Finally, airports could invest in anti-drone defenses. Japan is currently testing drones with nets, designed to intercept and take down recreational drones found to be intruding into restricted airspace. Additionally, several U.S. companies are developing the means to disrupt drone control signals.
This is all provided that the FAA can convince Congress that regulating recreational drones is something it ought to be authorized to do. However, before pursuing any future regulatory action, the FAA should first rescind its current, ill-considered registry rule and conduct a thorough cost-benefit analysis of proposed alternatives. It should also solicit public comment through the normal notice-and-comment period under the APA.
In its present form, the FAA’s regulation of hobby and recreational drone use fulfills none of the agency’s stated objectives. It is clear that this regulatory response was rushed and arbitrary, but there is also a pernicious side effect to this purposeless regulation: Otherwise innocent people are now exposed to criminal liability for no valid purpose.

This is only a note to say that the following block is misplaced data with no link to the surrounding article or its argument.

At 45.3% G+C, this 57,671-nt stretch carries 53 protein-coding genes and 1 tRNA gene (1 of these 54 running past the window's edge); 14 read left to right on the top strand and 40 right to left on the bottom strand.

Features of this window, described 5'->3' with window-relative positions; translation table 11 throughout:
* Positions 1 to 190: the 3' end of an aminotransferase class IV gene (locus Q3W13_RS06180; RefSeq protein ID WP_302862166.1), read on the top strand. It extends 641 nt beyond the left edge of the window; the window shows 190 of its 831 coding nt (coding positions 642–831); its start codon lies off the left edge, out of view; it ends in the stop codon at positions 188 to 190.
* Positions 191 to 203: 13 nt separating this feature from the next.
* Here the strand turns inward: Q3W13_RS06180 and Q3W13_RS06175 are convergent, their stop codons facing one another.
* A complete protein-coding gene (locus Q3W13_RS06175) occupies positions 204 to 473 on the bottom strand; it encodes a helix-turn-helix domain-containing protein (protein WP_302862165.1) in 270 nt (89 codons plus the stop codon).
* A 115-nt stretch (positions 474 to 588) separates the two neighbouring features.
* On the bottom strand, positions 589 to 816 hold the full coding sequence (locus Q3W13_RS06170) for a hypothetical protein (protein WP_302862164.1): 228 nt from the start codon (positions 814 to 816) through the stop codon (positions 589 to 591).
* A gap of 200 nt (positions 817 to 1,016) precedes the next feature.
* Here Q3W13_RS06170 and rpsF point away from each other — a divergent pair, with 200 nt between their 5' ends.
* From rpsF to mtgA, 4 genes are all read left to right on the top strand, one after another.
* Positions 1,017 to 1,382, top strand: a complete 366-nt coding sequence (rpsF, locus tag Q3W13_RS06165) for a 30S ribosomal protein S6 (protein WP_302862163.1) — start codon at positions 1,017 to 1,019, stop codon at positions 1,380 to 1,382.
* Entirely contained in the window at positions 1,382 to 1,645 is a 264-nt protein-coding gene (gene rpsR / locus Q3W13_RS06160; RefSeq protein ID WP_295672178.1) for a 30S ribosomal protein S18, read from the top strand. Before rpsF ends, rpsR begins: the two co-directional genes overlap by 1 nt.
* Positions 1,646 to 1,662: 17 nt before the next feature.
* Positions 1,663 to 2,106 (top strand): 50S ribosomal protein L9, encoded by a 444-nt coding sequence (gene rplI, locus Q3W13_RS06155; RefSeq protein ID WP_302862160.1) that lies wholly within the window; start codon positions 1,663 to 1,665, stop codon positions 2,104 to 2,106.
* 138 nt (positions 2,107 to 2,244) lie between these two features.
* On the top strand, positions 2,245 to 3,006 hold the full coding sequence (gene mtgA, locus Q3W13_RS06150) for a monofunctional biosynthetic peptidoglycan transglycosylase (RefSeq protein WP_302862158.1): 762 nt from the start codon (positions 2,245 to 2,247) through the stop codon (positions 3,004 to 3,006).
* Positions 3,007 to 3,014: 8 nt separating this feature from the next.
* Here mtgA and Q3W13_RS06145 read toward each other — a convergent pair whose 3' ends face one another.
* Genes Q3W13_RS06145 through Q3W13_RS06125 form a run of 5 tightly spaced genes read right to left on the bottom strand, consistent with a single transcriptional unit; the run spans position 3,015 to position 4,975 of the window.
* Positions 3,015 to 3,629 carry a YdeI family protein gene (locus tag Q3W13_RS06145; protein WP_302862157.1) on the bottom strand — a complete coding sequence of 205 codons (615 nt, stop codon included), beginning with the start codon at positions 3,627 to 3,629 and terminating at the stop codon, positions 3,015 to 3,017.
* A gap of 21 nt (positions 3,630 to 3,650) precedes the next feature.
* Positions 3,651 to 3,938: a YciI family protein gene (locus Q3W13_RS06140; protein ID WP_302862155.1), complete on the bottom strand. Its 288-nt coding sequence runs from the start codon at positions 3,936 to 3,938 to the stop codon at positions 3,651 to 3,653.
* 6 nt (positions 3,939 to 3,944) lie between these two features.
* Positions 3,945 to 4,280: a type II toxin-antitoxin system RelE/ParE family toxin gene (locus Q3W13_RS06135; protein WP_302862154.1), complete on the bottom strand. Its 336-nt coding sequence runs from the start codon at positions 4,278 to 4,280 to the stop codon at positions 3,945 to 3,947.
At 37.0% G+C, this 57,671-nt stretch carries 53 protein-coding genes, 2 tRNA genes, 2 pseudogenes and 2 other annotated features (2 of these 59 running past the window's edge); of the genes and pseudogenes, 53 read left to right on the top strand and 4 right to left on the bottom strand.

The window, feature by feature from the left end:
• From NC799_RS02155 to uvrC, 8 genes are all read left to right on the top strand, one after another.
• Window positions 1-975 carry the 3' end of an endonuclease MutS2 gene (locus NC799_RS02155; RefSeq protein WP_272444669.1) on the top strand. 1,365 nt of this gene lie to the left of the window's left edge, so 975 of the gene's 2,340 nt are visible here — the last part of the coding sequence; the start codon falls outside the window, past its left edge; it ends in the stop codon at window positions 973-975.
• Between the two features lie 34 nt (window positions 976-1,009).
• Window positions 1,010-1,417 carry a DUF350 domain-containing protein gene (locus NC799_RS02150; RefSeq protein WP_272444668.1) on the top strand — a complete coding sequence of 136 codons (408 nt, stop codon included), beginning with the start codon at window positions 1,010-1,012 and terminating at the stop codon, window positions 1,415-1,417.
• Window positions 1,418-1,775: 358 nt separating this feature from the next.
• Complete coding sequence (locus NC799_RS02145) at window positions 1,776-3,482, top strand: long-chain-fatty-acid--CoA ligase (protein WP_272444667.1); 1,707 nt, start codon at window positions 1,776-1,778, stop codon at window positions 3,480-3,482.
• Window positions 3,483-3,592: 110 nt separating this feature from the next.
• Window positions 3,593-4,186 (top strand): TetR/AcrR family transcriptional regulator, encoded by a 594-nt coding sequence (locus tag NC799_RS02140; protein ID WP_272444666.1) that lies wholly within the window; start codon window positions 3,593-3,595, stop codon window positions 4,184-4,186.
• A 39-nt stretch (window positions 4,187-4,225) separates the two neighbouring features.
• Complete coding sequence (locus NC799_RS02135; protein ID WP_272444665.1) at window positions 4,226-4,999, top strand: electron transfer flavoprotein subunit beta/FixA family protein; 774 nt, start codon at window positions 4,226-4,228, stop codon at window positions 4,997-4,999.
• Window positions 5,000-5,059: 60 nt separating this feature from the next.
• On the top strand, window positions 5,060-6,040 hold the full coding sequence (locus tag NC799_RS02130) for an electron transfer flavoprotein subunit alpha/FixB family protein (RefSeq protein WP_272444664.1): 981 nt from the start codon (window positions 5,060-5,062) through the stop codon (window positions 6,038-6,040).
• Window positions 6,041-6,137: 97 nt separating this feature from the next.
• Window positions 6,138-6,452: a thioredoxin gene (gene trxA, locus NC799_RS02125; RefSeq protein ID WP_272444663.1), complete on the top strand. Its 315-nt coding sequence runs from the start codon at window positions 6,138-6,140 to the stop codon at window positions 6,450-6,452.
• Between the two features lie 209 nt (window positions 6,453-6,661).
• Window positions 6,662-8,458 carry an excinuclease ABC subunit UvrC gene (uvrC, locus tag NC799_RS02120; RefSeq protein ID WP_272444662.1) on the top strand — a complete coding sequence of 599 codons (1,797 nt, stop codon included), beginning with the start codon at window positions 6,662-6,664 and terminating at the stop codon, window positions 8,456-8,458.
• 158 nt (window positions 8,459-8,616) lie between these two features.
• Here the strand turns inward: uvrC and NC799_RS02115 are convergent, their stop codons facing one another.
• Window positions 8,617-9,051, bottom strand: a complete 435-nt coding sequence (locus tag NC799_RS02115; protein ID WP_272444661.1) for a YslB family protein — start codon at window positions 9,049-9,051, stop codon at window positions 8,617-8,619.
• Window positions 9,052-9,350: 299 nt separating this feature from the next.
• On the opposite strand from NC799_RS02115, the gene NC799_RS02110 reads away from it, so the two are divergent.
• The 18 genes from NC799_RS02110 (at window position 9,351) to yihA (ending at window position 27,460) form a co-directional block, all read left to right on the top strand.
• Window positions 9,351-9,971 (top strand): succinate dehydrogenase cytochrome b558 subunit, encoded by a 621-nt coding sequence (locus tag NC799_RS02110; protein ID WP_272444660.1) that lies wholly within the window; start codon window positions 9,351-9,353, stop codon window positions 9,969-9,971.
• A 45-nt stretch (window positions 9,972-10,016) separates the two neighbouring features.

As Congress prepares to consider the issue of recreational drone regulation, it should bear in mind the burdens imposed on drone enthusiasts by the FAA’s registry, combined with the policy’s woeful inability to deliver meaningful improvements in public safety. A new path is clearly needed in the recreational drone space.
—Jason Snead is a Policy Analyst and John-Michael Seibler is a Visiting Legal Fellow in the Edwin Meese III Center for Legal and Judicial Studies at The Heritage Foundation This is the first of five Issue Briefs on how the FAA’s drone registry represents the stifling criminalization of innovation.